How to make thread sleep less than a millisecond on Windows

By : smink
Source: Stackoverflow.com
Question!

On Windows I have a problem I never encountered on Unix. That is how to get a thread to sleep for less than one millisecond. On Unix you typically have a number of choices (sleep, usleep and nanosleep) to fit your needs. On Windows, however, there is only Sleep with millisecond granularity.

On Unix, I can use the use the select system call to create a microsecond sleep which is pretty straightforward:

int usleep(long usec)
{
    struct timeval tv;
    tv.tv_sec = usec/1000000L;
    tv.tv_usec = usec%1000000L;
    return select(0, 0, 0, 0, &tv);
}

How can I achieve the same on Windows?

By : smink


Answers

Sleep function that is way less than a millisecond-maybe

I found that sleep(0) worked for me. On a system with a near 0% load on the cpu in task manager, I wrote a simple console program and the sleep(0) function slept for a consistent 1-3 microseconds, which is way less than a millisecond.

But from the above answers in this thread, I know that the amount sleep(0) sleeps can vary much more wildly than this on systems with a large cpu load.

But as I understand it, the sleep function should not be used as a timer. It should be used to make the program use the least percentage of the cpu as possible and execute as frequently as possible. For my purposes, such as moving a projectile across the screen in a videogame much faster than one pixel a millisecond, sleep(0) works, I think.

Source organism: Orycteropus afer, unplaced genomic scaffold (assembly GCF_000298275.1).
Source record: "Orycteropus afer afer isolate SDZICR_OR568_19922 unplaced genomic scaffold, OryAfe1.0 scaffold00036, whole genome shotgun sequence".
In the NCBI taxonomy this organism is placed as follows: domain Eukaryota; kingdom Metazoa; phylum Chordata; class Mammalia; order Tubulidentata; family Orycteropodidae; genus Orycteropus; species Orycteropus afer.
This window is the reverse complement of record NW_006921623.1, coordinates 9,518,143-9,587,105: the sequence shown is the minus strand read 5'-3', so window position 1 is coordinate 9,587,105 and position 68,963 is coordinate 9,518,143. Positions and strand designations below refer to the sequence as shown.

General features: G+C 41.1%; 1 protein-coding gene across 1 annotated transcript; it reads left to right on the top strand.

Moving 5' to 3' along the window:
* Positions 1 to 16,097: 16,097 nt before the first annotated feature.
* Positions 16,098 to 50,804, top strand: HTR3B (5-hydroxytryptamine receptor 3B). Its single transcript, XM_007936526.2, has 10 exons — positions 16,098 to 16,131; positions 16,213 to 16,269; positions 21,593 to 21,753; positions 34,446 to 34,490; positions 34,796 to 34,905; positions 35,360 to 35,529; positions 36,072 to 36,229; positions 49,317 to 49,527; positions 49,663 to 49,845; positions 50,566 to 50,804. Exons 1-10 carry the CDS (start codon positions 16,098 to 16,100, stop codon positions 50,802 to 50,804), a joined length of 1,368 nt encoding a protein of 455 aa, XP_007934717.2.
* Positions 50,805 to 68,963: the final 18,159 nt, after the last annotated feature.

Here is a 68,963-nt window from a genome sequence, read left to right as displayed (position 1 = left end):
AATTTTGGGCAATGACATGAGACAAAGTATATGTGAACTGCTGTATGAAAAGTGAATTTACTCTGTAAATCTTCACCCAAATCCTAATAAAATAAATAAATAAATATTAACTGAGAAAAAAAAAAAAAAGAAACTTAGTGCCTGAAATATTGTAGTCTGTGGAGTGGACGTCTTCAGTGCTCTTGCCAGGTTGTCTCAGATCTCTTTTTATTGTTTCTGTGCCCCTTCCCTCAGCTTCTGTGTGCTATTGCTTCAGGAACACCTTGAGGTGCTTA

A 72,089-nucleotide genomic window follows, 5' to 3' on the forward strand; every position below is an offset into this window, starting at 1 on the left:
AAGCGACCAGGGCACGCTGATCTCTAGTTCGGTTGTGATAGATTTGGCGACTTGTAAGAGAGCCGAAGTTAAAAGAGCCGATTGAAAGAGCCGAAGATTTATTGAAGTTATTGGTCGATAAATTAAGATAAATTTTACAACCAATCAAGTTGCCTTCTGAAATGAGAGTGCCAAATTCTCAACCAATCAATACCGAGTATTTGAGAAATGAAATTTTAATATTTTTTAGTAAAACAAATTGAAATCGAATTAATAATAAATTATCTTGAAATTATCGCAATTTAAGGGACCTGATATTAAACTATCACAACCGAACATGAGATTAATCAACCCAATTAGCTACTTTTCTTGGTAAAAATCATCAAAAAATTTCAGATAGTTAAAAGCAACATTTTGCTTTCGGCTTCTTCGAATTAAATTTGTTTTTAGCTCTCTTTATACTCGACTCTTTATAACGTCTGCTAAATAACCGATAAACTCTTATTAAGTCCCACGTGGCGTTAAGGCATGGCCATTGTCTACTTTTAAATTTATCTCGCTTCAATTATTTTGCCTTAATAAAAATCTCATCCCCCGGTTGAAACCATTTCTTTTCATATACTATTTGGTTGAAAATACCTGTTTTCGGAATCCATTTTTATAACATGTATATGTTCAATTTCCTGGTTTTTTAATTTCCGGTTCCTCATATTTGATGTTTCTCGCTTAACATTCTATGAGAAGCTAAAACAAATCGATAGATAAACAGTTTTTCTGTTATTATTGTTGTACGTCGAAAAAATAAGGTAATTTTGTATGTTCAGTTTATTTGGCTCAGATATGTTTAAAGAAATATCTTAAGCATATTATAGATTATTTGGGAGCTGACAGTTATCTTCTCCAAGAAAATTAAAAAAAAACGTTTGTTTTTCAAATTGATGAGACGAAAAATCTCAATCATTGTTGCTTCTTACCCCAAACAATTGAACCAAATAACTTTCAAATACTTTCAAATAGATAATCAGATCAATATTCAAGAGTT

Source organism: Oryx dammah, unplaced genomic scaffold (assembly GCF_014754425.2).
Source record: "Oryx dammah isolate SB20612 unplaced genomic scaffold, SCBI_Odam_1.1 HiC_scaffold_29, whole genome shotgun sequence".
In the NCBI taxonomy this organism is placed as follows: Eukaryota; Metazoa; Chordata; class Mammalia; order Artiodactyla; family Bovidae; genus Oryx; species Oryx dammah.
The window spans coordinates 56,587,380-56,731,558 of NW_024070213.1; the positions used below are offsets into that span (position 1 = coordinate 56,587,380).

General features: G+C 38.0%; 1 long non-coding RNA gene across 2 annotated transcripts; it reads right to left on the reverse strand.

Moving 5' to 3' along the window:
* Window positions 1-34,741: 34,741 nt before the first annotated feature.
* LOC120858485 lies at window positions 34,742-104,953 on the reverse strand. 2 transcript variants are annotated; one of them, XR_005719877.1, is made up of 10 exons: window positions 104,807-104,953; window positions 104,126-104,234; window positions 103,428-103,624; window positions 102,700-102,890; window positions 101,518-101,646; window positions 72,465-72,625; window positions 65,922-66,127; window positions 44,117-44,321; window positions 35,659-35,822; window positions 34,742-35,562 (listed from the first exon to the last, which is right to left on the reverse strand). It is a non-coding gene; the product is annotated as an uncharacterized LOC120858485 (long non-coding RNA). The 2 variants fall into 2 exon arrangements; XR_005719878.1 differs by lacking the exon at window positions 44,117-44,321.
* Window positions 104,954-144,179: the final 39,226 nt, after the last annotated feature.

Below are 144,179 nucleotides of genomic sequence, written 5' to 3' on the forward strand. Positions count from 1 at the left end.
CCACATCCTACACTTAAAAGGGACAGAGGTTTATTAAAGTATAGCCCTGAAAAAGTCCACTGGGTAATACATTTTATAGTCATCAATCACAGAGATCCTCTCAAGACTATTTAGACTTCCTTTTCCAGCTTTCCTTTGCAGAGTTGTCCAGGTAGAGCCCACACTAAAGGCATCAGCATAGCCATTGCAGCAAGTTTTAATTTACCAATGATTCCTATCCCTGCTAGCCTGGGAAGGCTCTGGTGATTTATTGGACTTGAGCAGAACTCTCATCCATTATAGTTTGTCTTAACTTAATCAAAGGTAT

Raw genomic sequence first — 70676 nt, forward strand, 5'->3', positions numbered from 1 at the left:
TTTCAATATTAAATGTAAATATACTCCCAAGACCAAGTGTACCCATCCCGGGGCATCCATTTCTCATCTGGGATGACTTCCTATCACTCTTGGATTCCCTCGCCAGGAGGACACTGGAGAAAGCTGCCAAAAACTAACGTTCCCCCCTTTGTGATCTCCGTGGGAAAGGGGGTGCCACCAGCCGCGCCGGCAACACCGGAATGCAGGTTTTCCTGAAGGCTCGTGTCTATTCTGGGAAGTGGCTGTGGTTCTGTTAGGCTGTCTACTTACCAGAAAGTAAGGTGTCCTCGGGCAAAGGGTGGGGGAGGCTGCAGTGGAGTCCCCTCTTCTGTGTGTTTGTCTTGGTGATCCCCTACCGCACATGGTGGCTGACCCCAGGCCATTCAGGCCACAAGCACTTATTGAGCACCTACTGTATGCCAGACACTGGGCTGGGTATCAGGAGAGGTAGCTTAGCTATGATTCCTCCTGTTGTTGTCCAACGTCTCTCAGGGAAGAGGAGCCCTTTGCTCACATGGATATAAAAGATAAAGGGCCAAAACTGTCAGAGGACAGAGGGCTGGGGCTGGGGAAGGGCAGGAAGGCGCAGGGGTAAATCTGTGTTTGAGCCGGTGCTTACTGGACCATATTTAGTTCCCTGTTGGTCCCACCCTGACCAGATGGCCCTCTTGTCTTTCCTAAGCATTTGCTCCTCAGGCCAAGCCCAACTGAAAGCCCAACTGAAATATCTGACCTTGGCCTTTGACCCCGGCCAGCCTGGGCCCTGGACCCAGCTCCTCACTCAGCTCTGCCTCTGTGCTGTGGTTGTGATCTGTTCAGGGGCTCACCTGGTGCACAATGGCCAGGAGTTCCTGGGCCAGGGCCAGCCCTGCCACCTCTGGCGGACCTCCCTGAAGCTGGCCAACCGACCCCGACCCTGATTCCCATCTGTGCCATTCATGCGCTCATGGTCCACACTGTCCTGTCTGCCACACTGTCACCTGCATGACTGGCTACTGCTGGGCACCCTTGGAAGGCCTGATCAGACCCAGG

You would just make sure the sleep interval is way smaller than the largest amount of time it would sleep. You don't use the sleep as a timer but just to make the game use the minimum amount of cpu percentage possible. You would use a separate function that has nothing to do is sleep to get to know when a particular amount of time has passed and then move the projectile one pixel across the screen-at a time of say 1/10th of a millisecond or 100 microseconds.

The pseudo-code would go something like this.

while (timer1 < 100 microseconds) {
sleep(0);
}

if (timer2 >=100 microseconds) {
move projectile one pixel
}

//Rest of code in iteration here

I know the answer may not work for advanced issues or programs but may work for some or many programs.

By : rauprog


#include <Windows.h>

static NTSTATUS(__stdcall *NtDelayExecution)(BOOL Alertable, PLARGE_INTEGER DelayInterval) = (NTSTATUS(__stdcall*)(BOOL, PLARGE_INTEGER)) GetProcAddress(GetModuleHandle("ntdll.dll"), "NtDelayExecution");

static NTSTATUS(__stdcall *ZwSetTimerResolution)(IN ULONG RequestedResolution, IN BOOLEAN Set, OUT PULONG ActualResolution) = (NTSTATUS(__stdcall*)(ULONG, BOOLEAN, PULONG)) GetProcAddress(GetModuleHandle("ntdll.dll"), "ZwSetTimerResolution");




static void SleepShort(float milliseconds) {
    static bool once = true;
    if (once) {
        ULONG actualResolution;
        ZwSetTimerResolution(1, true, &actualResolution);
        once = false;
    }

    LARGE_INTEGER interval;
    interval.QuadPart = -1 * (int)(milliseconds * 10000.0f);
    NtDelayExecution(false, &interval);
}

yes it uses some undocumented kernel functions, but it works very well, I use SleepShort(0.5); in some of my threds



Try using SetWaitableTimer...

By : andrewrk


This video can help you solving your question :)
By: admin